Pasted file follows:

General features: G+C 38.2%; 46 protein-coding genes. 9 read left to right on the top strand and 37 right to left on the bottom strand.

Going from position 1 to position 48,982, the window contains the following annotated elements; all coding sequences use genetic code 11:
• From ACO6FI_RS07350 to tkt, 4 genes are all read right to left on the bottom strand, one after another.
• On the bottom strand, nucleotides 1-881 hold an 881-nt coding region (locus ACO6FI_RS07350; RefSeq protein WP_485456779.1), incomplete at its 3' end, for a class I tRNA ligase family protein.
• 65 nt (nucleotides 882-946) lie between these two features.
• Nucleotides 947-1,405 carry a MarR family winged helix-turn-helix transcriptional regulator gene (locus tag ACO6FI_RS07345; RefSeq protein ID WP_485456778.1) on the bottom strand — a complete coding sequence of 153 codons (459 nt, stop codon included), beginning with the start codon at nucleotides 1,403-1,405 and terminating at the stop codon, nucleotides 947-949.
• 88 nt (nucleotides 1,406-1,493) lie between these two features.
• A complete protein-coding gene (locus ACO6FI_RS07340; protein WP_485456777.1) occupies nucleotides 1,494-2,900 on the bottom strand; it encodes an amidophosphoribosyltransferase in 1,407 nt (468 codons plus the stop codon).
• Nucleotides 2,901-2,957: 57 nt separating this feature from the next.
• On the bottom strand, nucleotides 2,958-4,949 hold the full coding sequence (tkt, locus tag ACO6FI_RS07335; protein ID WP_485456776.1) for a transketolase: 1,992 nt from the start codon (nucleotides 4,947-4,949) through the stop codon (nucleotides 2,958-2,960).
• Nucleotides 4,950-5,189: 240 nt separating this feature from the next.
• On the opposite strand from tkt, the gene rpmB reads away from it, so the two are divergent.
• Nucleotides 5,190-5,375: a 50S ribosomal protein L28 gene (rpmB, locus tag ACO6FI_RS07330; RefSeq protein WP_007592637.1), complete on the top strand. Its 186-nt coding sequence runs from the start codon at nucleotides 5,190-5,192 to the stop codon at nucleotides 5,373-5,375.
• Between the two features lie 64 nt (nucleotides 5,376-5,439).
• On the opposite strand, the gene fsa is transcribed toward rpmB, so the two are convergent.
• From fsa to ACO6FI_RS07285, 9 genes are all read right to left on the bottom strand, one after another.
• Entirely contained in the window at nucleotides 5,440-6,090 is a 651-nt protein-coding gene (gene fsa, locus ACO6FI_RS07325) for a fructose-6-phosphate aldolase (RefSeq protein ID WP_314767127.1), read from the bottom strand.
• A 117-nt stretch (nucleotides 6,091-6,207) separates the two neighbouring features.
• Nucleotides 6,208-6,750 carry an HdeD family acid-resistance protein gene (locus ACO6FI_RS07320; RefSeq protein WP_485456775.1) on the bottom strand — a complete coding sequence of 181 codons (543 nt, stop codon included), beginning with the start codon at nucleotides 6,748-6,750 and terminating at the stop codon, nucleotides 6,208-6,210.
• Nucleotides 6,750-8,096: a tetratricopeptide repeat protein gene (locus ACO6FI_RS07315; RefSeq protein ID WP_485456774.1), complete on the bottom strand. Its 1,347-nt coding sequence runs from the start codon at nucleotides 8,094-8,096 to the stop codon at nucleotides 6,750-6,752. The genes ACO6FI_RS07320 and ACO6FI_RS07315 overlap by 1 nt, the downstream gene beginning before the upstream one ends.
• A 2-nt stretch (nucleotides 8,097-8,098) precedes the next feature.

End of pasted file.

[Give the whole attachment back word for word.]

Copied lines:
General features: G+C 38.2%; 46 protein-coding genes. 9 read left to right on the top strand and 37 right to left on the bottom strand.

Going from position 1 to position 48,982, the window contains the following annotated elements; all coding sequences use genetic code 11:
• From ACO6FI_RS07350 to tkt, 4 genes are all read right to left on the bottom strand, one after another.
• On the bottom strand, nucleotides 1-881 hold an 881-nt coding region (locus ACO6FI_RS07350; RefSeq protein WP_485456779.1), incomplete at its 3' end, for a class I tRNA ligase family protein.
• 65 nt (nucleotides 882-946) lie between these two features.
• Nucleotides 947-1,405 carry a MarR family winged helix-turn-helix transcriptional regulator gene (locus tag ACO6FI_RS07345; RefSeq protein ID WP_485456778.1) on the bottom strand — a complete coding sequence of 153 codons (459 nt, stop codon included), beginning with the start codon at nucleotides 1,403-1,405 and terminating at the stop codon, nucleotides 947-949.
• 88 nt (nucleotides 1,406-1,493) lie between these two features.
• A complete protein-coding gene (locus ACO6FI_RS07340; protein WP_485456777.1) occupies nucleotides 1,494-2,900 on the bottom strand; it encodes an amidophosphoribosyltransferase in 1,407 nt (468 codons plus the stop codon).
• Nucleotides 2,901-2,957: 57 nt separating this feature from the next.
• On the bottom strand, nucleotides 2,958-4,949 hold the full coding sequence (tkt, locus tag ACO6FI_RS07335; protein ID WP_485456776.1) for a transketolase: 1,992 nt from the start codon (nucleotides 4,947-4,949) through the stop codon (nucleotides 2,958-2,960).
• Nucleotides 4,950-5,189: 240 nt separating this feature from the next.
• On the opposite strand from tkt, the gene rpmB reads away from it, so the two are divergent.
• Nucleotides 5,190-5,375: a 50S ribosomal protein L28 gene (rpmB, locus tag ACO6FI_RS07330; RefSeq protein WP_007592637.1), complete on the top strand. Its 186-nt coding sequence runs from the start codon at nucleotides 5,190-5,192 to the stop codon at nucleotides 5,373-5,375.
• Between the two features lie 64 nt (nucleotides 5,376-5,439).
• On the opposite strand, the gene fsa is transcribed toward rpmB, so the two are convergent.
• From fsa to ACO6FI_RS07285, 9 genes are all read right to left on the bottom strand, one after another.
• Entirely contained in the window at nucleotides 5,440-6,090 is a 651-nt protein-coding gene (gene fsa, locus ACO6FI_RS07325) for a fructose-6-phosphate aldolase (RefSeq protein ID WP_314767127.1), read from the bottom strand.
• A 117-nt stretch (nucleotides 6,091-6,207) separates the two neighbouring features.
• Nucleotides 6,208-6,750 carry an HdeD family acid-resistance protein gene (locus ACO6FI_RS07320; RefSeq protein WP_485456775.1) on the bottom strand — a complete coding sequence of 181 codons (543 nt, stop codon included), beginning with the start codon at nucleotides 6,748-6,750 and terminating at the stop codon, nucleotides 6,208-6,210.
• Nucleotides 6,750-8,096: a tetratricopeptide repeat protein gene (locus ACO6FI_RS07315; RefSeq protein ID WP_485456774.1), complete on the bottom strand. Its 1,347-nt coding sequence runs from the start codon at nucleotides 8,094-8,096 to the stop codon at nucleotides 6,750-6,752. The genes ACO6FI_RS07320 and ACO6FI_RS07315 overlap by 1 nt, the downstream gene beginning before the upstream one ends.
• A 2-nt stretch (nucleotides 8,097-8,098) precedes the next feature.